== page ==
How flaws in registration can determine more than classes
Written by Sharon Kim|
November 13, 2017
I look at the top right screen of my laptop, watching as the seconds pass on the clock. Placing one hand on the “Ctrl” and “V” keys and the other on the mousepad controlling the cursor hovering over the button labeled “Submit,” I anxiously await the time. Five seconds left. Four. Three. Two. One. Zero. I press Submit. The tab of the browser only shows the spinning circle indicating that it’s loading. I wait, but all I continue to see is a white screen. I try refreshing the screen, only to read “Banner is unavailable.” One by one, I check all the classes I planned on taking. Zero seats available. Closed. -10 spots available.
Already? It’s been five minutes since registration started. I frantically open up a window with my email account already pulled up. I open up my draft box, open up all four drafts with the same title, “Override Needed” and press send on all of them. I go back to Banner and course list in hopes of finding at least a mediocre class.
Will any of them help with my major requirements or proficiencies? I open the document with all the potential classes I wanted to take, cross-referencing them with Open Course List. Of course. All full.
As a freshman, I get the short end of the stick when it comes to course registration. Freshmen get the last time slot, when most classes are full. On top of that, we have to fulfill certain proficiencies in order to graduate. Freshman year is the time to figure out your interests, major and future career. But it’s not possible with a limited number of options. By the time freshmen register for classes, they are pretty much stuck with classes that are so irrelevant to their major, or any major really, that no slots have even been taken.
You can’t just have a Plan A and a Plan B. You need a backup plan for the backup plan for the backup plan, and that’s just if you’re lucky.
Personally, I was stuck deciding between two majors. In order to fulfill either major, I had to take certain classes freshman year to “stay on track.” During course registration, I had at least four different plans for taking these classes because I knew all the slots would fill up quickly. You can’t just have a Plan A and a Plan B. You need a backup plan for the backup plan for the backup plan, and that’s just if you’re lucky. By the time I could register, all the sections for either class became full. Naturally, I sent the please-I’m-desperate-for-an-override email, only to get the typical sorry-but-maybe-next-semester response. At that point, I was frustrated, because I couldn’t take either of the classes that would let me know which subject I was more interested in. The course registration system had never felt more unfair.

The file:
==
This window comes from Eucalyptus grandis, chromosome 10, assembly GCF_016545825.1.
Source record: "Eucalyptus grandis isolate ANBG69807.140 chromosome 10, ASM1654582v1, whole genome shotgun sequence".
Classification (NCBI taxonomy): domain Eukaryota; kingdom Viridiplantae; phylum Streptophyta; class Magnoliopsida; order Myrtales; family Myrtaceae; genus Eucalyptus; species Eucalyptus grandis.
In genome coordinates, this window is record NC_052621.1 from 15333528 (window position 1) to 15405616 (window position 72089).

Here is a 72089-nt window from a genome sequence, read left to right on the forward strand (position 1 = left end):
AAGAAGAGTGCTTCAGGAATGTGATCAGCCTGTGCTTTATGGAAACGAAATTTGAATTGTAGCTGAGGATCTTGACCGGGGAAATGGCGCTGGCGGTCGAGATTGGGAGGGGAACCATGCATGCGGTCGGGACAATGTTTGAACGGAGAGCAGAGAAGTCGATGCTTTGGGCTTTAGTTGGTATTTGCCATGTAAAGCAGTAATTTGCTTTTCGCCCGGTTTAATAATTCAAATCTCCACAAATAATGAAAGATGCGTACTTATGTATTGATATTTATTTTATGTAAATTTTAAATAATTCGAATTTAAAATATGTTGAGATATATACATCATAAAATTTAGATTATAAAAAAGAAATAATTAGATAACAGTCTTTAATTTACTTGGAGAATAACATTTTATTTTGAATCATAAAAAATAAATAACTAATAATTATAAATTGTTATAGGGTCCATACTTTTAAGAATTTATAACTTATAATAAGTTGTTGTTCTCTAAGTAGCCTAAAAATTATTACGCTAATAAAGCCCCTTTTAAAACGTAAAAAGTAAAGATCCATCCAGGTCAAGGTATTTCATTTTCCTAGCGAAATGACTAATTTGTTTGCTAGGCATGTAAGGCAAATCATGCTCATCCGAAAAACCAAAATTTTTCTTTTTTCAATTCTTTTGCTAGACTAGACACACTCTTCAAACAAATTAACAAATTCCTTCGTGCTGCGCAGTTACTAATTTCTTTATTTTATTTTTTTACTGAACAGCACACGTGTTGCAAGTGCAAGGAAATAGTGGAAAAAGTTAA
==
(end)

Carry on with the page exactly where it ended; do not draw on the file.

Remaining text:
I understand why it is structured the way it is. Upperclassmen need certain classes to fulfill their major requirements and their proficiencies. With good reason, they are prioritized over us. Our time will come when we get the benefit of registering early. However, by that time, we’ll already have decided on a major, a decision which was probably shaped by the availability of certain classes.
I came to college with excitement for the freedom to choose a variety of classes without being limited to four electives, but that certainly is not the case. I know that there are only a limited number of spaces for each class and some are certainly more popular than others, but I certainly did not come to college to get stuck with classes that I have zero interest in.
I realize that not much can be done about the system. There could be more sections for popular classes and less “filler” classes, but there are difficulties to implementing such ideas, and that would only be one part of the underlying problem in colleges everywhere. Oh well, better luck next year.
Email Sharon Kim at [email protected]